Spurgeon at the Metropolitan Tabernacle: 365 Sermons - Thursday, October 10, 2013
The mighty power which creates and sustains faith
‘The exceeding greatness of his power to us-ward who believe, according to the working of his mighty power, which he wrought in Christ, when he raised him from the dead, and set him at his own right hand in the heavenly places, far above all principality, and power, and might, and dominion, and every name that is named.’ Ephesians 1:19–21
Suggested Further Reading: 1 Chronicles 29:10–13
Our text twice over uses the strongest words which could be employed, to set forth the almighty power exhibited in bringing a soul to believe in Jesus, and in bringing that believing soul onward till it ascends to heaven. You will carefully notice we have first of all this expression, ‘The exceeding greatness of his power;’ and then we have on the other side of the word ‘Believe,’ lest it should escape anyhow from the sacred barrier, these words, ‘According to the working of his mighty power.’ Now, the first expression is a very amazing one. It might read thus: ‘The super-excellent, sublime, overcoming, or triumphing greatness of his power;’ and the other is even more singular; it is a Hebrew mode of speech forced to do duty in the Greek tongue: ‘The effectual working of the might of his strength;’ or ‘The energy of the force of his power,’—some such strong expression as that. As if the apostle was not content to say, ‘You believe through the power of God,’ nor ‘through the greatness of that power,’ but ‘through the exceeding greatness of his power;’ and not satisfied with declaring that the salvation of man is the fruit of God’s might, he must needs put it, his mighty power: and as if that were not enough, he writes, the energy, the efficacious activity of the power of that might. No amount of straining at the passage can ever get rid of the grand doctrine which it contains, namely, that the bringing of the soul to simple faith in Jesus, and the maintenance of that soul in the life of faith, displays an exercise of omnipotence such as God alone could put forth.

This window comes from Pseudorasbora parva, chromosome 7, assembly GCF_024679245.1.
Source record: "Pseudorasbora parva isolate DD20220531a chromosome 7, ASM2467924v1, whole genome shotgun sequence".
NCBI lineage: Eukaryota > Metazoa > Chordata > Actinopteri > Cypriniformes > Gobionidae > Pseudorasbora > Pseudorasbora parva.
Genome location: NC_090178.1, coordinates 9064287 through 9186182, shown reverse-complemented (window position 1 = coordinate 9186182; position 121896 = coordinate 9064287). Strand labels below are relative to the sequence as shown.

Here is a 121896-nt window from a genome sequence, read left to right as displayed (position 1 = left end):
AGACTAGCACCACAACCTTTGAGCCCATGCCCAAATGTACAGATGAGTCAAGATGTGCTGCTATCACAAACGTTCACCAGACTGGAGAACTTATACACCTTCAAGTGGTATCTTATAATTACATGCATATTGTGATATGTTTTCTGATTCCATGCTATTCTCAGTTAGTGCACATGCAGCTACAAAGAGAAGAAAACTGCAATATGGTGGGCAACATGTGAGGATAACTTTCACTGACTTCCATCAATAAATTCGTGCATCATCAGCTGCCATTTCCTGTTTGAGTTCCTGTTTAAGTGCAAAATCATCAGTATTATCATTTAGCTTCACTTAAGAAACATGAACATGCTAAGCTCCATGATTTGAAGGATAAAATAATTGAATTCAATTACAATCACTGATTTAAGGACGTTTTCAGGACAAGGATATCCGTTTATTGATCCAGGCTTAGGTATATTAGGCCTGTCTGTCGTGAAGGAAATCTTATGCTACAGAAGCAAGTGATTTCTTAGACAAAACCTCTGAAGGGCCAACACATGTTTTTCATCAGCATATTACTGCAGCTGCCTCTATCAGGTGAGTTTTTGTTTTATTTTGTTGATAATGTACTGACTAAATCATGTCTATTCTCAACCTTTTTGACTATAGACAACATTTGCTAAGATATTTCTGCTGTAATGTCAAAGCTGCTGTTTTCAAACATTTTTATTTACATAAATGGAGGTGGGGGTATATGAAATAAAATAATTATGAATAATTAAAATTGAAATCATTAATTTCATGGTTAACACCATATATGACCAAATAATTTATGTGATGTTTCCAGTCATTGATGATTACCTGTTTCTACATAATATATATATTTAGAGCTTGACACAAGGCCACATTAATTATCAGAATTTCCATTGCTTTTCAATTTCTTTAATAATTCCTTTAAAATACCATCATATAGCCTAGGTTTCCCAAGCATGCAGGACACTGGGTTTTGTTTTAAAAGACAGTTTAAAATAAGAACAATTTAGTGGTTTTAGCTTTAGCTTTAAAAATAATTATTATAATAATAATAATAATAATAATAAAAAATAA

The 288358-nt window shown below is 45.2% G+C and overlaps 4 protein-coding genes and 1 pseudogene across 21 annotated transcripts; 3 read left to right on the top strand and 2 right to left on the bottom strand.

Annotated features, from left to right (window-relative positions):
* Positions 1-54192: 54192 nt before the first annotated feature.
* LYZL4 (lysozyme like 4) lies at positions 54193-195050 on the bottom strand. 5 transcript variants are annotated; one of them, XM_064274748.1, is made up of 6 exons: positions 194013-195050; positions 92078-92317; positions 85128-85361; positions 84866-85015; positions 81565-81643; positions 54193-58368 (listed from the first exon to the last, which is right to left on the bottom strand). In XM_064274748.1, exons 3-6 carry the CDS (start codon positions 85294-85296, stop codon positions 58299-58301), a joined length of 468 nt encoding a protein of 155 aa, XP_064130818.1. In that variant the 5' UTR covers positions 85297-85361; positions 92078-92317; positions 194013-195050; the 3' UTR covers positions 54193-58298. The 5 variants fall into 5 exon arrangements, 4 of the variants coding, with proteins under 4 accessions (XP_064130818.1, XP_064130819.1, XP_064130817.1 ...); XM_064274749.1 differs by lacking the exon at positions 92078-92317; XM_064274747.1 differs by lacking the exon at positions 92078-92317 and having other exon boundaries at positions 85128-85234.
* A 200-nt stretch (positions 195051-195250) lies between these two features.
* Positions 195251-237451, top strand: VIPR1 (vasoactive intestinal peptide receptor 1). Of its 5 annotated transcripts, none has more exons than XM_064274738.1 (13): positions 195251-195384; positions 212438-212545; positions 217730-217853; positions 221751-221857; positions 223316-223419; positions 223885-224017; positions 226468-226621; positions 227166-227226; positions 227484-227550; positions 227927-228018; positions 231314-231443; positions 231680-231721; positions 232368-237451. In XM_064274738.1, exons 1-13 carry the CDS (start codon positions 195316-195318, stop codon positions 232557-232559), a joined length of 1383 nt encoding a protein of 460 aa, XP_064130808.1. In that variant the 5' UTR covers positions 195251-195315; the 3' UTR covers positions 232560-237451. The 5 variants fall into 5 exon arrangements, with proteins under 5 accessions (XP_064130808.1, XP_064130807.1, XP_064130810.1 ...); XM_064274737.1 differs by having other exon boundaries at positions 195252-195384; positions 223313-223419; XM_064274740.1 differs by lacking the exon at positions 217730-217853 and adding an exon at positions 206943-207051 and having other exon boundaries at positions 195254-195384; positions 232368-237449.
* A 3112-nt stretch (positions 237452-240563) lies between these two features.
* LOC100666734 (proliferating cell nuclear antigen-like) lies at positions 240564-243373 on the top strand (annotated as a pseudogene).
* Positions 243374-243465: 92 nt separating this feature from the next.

For meditation: God’s almighty power saves and keeps the believer (1 Peter 1:5), but we have to put on the whole armour of God in order to ‘be strong in the Lord, and in the power of his might’ (Ephesians 6:10–11).
Sermon no. 534
10 October (Preached 11 October 1863)
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